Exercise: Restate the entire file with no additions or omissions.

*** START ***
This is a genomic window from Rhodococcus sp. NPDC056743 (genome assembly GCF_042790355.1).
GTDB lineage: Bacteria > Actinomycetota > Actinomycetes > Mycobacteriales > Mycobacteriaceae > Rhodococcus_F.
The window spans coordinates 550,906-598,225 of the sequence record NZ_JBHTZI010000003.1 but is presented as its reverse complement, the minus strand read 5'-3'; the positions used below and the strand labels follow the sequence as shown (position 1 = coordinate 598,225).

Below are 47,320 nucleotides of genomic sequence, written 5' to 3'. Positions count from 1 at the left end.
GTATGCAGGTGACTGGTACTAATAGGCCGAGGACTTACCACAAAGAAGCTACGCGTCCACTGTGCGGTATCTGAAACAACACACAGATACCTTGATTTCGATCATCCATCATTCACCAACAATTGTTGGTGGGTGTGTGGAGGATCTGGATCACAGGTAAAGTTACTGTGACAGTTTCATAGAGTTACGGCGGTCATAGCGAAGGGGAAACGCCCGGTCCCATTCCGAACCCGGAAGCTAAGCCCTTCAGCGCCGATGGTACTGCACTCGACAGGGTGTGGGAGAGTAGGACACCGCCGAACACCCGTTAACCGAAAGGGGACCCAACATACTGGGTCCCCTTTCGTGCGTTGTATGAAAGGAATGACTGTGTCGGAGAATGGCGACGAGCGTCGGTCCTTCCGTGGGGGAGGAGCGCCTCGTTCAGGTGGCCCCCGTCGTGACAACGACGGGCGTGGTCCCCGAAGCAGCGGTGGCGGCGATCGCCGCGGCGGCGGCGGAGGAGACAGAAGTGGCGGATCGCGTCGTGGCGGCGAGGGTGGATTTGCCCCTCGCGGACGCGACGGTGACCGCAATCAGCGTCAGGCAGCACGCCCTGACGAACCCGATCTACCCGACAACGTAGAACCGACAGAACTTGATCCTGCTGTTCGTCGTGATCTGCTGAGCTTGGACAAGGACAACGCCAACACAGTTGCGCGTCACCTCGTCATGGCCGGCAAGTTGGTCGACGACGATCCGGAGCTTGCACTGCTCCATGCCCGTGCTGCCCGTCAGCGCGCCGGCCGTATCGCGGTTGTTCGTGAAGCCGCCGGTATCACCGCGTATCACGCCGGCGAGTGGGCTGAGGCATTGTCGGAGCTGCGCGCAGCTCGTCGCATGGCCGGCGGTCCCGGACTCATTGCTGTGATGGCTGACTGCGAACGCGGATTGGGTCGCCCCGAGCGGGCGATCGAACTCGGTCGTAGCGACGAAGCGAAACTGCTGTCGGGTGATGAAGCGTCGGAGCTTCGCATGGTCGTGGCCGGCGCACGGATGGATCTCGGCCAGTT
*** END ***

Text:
This is a genomic window from Rhodococcus sp. NPDC056743 (genome assembly GCF_042790355.1).
GTDB lineage: Bacteria > Actinomycetota > Actinomycetes > Mycobacteriales > Mycobacteriaceae > Rhodococcus_F.
The window spans coordinates 550,906-598,225 of the sequence record NZ_JBHTZI010000003.1 but is presented as its reverse complement, the minus strand read 5'-3'; the positions used below and the strand labels follow the sequence as shown (position 1 = coordinate 598,225).

Below are 47,320 nucleotides of genomic sequence, written 5' to 3'. Positions count from 1 at the left end.
GTATGCAGGTGACTGGTACTAATAGGCCGAGGACTTACCACAAAGAAGCTACGCGTCCACTGTGCGGTATCTGAAACAACACACAGATACCTTGATTTCGATCATCCATCATTCACCAACAATTGTTGGTGGGTGTGTGGAGGATCTGGATCACAGGTAAAGTTACTGTGACAGTTTCATAGAGTTACGGCGGTCATAGCGAAGGGGAAACGCCCGGTCCCATTCCGAACCCGGAAGCTAAGCCCTTCAGCGCCGATGGTACTGCACTCGACAGGGTGTGGGAGAGTAGGACACCGCCGAACACCCGTTAACCGAAAGGGGACCCAACATACTGGGTCCCCTTTCGTGCGTTGTATGAAAGGAATGACTGTGTCGGAGAATGGCGACGAGCGTCGGTCCTTCCGTGGGGGAGGAGCGCCTCGTTCAGGTGGCCCCCGTCGTGACAACGACGGGCGTGGTCCCCGAAGCAGCGGTGGCGGCGATCGCCGCGGCGGCGGCGGAGGAGACAGAAGTGGCGGATCGCGTCGTGGCGGCGAGGGTGGATTTGCCCCTCGCGGACGCGACGGTGACCGCAATCAGCGTCAGGCAGCACGCCCTGACGAACCCGATCTACCCGACAACGTAGAACCGACAGAACTTGATCCTGCTGTTCGTCGTGATCTGCTGAGCTTGGACAAGGACAACGCCAACACAGTTGCGCGTCACCTCGTCATGGCCGGCAAGTTGGTCGACGACGATCCGGAGCTTGCACTGCTCCATGCCCGTGCTGCCCGTCAGCGCGCCGGCCGTATCGCGGTTGTTCGTGAAGCCGCCGGTATCACCGCGTATCACGCCGGCGAGTGGGCTGAGGCATTGTCGGAGCTGCGCGCAGCTCGTCGCATGGCCGGCGGTCCCGGACTCATTGCTGTGATGGCTGACTGCGAACGCGGATTGGGTCGCCCCGAGCGGGCGATCGAACTCGGTCGTAGCGACGAAGCGAAACTGCTGTCGGGTGATGAAGCGTCGGAGCTTCGCATGGTCGTGGCCGGCGCACGGATGGATCTCGGCCAGTT